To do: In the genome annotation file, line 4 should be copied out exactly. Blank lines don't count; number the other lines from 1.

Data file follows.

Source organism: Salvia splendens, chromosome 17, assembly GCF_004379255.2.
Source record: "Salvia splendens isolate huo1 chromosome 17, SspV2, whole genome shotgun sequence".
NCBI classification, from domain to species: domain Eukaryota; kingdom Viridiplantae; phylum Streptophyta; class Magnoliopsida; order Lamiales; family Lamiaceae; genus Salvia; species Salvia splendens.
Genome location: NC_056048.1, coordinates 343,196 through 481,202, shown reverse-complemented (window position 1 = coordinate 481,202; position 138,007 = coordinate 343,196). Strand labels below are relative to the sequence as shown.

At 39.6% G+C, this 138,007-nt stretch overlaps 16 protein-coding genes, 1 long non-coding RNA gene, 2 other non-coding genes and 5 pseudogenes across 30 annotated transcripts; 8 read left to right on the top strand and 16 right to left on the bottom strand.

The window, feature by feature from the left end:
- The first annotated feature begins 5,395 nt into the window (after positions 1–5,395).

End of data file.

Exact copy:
Genome location: NC_056048.1, coordinates 343,196 through 481,202, shown reverse-complemented (window position 1 = coordinate 481,202; position 138,007 = coordinate 343,196). Strand labels below are relative to the sequence as shown.